Friday, April 13, 2012

Making the Boring Bearable

When you write about a boring event, the temptation is to skip that scene entirely, both as a writer an as a reader. Who cares about your character's commute to work, or the mind-numbing lecture on plate tectonics that they attended at the beginning of the novel? If these scenes don't link to the plot or establish your characters in some meaningful way, I recommend cutting the scene and starting somewhere more exciting.

However, if the vital clue to the entire mystery happens best in a boring setting, buried among jargon or your best to express the boring scene in an intriguing way. Here are a few ways to accomplish that:

1. Give details about the setting -- Everyone has a friend who will complain at length about an experience. "The conference dragged on for forever! They had us crammed, twenty people in a nine foot by nine foot room, with no windows and no air conditioning. When I got up to use the ladies room, my skirt snagged on the chair. Now it's ruined, and I'm going to bill the conference for it!"

Note: If you don't have a friend like this, your writing may be limited somewhat, but your mental health is probably better.

2. Give details about the other people in the scene -- In the conference example, does the lecturer have a monotone voice, or call on the audience to frequently with trivial questions? Do other attendees feverishly take notes, or do they doze in the back row? Is the cafeteria staff friendly and generous, or mean-spirited and stingy with the portion sizes? This information, even more thean the setting details, will help your reader experience the boring scenes better, because the details about fellow attendees, teachers, waiters, and the occasional interloper will make the experience more relatable.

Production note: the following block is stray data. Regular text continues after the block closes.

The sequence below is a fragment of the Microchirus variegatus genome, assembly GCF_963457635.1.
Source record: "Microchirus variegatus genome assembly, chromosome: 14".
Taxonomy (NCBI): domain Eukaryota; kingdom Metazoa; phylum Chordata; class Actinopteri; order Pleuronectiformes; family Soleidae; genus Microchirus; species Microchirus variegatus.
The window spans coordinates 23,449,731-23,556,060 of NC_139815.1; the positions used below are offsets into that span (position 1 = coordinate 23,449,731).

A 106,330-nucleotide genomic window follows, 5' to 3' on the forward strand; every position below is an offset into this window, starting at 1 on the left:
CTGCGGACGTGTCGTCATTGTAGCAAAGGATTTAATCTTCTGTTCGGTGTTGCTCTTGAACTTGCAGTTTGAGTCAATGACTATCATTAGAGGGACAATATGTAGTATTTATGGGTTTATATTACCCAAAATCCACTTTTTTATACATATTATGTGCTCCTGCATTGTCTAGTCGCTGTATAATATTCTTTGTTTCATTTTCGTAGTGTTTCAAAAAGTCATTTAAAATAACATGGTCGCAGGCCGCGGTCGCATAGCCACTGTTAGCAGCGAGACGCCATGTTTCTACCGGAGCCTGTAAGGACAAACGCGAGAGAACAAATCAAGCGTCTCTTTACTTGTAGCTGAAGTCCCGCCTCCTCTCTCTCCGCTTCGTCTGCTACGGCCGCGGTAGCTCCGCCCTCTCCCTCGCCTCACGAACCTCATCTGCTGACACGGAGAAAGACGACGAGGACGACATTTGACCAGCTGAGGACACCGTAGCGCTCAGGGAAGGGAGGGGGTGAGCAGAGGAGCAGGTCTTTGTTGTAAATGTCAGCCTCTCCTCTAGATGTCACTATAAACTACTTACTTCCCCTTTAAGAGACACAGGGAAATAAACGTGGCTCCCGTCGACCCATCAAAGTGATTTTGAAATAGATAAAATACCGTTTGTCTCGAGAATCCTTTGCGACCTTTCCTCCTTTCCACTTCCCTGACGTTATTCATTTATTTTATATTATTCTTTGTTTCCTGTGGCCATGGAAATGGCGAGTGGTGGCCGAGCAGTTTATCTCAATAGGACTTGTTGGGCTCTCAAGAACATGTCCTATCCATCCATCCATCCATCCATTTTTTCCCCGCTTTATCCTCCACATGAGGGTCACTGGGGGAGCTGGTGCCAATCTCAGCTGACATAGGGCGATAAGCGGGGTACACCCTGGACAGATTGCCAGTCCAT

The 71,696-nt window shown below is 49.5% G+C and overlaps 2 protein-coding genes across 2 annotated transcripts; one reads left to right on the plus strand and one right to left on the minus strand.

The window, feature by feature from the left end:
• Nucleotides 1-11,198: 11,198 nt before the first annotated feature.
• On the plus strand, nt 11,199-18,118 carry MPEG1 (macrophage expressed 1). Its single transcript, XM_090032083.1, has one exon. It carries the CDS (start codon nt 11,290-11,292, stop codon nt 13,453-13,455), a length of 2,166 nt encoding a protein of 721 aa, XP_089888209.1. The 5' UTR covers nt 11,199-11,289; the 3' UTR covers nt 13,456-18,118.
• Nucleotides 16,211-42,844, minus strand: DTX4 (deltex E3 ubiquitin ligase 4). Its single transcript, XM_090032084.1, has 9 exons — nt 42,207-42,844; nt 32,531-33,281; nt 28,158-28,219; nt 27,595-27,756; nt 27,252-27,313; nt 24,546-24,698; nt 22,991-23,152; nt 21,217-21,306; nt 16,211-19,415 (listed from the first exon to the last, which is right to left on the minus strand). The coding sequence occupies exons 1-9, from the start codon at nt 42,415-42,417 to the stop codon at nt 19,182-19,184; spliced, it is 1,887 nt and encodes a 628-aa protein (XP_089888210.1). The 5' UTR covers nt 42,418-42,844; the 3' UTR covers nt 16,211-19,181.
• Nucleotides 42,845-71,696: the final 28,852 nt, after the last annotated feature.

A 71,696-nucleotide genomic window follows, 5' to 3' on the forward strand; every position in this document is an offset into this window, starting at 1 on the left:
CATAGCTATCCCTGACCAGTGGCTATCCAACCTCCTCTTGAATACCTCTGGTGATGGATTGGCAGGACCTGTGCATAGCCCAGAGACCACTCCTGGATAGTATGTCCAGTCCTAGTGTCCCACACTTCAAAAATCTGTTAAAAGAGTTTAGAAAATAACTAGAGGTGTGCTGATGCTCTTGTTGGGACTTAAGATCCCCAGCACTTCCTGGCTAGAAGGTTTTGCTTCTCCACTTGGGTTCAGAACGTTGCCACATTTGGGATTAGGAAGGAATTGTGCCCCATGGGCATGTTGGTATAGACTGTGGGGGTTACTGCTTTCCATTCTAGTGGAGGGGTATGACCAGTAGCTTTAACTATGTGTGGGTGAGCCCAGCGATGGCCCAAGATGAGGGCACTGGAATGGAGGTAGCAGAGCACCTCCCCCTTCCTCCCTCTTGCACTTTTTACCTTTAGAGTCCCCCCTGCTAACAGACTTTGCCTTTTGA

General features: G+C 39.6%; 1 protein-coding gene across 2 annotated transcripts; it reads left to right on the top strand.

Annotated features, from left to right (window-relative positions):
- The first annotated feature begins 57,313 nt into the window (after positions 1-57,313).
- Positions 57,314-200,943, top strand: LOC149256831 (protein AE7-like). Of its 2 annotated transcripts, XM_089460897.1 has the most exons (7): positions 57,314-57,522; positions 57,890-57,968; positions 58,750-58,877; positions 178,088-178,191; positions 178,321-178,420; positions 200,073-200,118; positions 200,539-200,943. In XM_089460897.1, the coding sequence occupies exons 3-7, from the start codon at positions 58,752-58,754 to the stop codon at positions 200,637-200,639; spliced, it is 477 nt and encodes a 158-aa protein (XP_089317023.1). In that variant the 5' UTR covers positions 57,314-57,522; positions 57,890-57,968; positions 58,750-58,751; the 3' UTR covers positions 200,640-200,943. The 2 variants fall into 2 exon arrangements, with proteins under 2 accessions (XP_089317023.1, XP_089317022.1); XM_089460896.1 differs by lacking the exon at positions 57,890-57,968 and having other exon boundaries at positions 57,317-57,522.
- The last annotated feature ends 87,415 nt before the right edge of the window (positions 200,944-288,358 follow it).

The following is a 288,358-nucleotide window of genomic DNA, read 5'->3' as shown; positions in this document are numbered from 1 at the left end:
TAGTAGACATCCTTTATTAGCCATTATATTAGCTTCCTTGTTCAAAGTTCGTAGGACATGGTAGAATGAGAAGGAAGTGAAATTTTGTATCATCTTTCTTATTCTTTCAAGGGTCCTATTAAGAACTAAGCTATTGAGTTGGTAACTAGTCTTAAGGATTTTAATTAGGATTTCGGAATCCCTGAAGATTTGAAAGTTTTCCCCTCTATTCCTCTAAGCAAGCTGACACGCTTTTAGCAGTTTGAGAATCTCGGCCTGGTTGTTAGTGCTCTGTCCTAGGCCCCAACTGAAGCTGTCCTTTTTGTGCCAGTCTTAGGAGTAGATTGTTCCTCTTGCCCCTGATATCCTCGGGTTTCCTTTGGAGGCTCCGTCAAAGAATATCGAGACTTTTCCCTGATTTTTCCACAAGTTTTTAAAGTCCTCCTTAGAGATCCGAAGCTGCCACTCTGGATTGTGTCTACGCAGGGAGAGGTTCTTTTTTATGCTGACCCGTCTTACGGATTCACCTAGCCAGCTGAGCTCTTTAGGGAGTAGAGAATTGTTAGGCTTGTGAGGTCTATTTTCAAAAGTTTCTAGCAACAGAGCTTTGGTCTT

It will also leave your reader feeling relieved that none of their similar experience have ever been that bad.

3. Give emotional details about your main character -- So, your main character is stuck at this boring conference, with bad food and no AC in the middle of summer in Louisiana. How does your main character deal with that? Is she indifferent, simply putting in the effort because her boss expects her to? Or does she make the best of it, networking with fellow attendees to arrange a pool party after the lectures? Is she angry about being required to attend, or distracted because a family member is having elective but dangerous surgery while she's at the conference?

If it helps, think of the setting details as the bass beat, holding the whole scene together, the other people as harmonies that make the scene more interesting, and your main character's thoughts and emotions as the primary melody that sets the scene's pace and course.

Do all of this, and not only will the boring scene become more interesting, but you may also subconsciously write more hints about later plot points into the scene, like:
A.    a poster in the hotel lobby of an entertainer who turns out to be the bad guy,
B.     another attendee who comments about the suspicious behavior of the bellhop, or
C.     your main character’s emotional state making her choose a different option than she normally would.

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